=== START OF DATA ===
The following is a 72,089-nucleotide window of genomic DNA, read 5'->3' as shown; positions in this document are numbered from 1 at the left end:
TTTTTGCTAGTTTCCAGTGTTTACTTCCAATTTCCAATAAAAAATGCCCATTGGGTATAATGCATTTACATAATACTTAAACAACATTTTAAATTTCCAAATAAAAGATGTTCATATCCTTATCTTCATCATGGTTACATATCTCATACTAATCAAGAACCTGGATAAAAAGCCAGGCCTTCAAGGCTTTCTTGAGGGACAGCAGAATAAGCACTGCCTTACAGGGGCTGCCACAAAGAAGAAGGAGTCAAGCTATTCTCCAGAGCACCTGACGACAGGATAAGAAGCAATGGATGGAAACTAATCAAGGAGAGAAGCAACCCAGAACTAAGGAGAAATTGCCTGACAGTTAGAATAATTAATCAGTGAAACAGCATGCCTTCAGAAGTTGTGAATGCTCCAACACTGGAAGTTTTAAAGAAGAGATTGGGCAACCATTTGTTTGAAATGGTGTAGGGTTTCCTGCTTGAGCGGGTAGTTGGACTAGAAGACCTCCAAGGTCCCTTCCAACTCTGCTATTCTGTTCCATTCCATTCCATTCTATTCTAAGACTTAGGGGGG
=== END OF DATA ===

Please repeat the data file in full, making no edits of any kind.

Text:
The following is a 72,089-nucleotide window of genomic DNA, read 5'->3' as shown; positions in this document are numbered from 1 at the left end:
TTTTTGCTAGTTTCCAGTGTTTACTTCCAATTTCCAATAAAAAATGCCCATTGGGTATAATGCATTTACATAATACTTAAACAACATTTTAAATTTCCAAATAAAAGATGTTCATATCCTTATCTTCATCATGGTTACATATCTCATACTAATCAAGAACCTGGATAAAAAGCCAGGCCTTCAAGGCTTTCTTGAGGGACAGCAGAATAAGCACTGCCTTACAGGGGCTGCCACAAAGAAGAAGGAGTCAAGCTATTCTCCAGAGCACCTGACGACAGGATAAGAAGCAATGGATGGAAACTAATCAAGGAGAGAAGCAACCCAGAACTAAGGAGAAATTGCCTGACAGTTAGAATAATTAATCAGTGAAACAGCATGCCTTCAGAAGTTGTGAATGCTCCAACACTGGAAGTTTTAAAGAAGAGATTGGGCAACCATTTGTTTGAAATGGTGTAGGGTTTCCTGCTTGAGCGGGTAGTTGGACTAGAAGACCTCCAAGGTCCCTTCCAACTCTGCTATTCTGTTCCATTCCATTCCATTCTATTCTAAGACTTAGGGGGG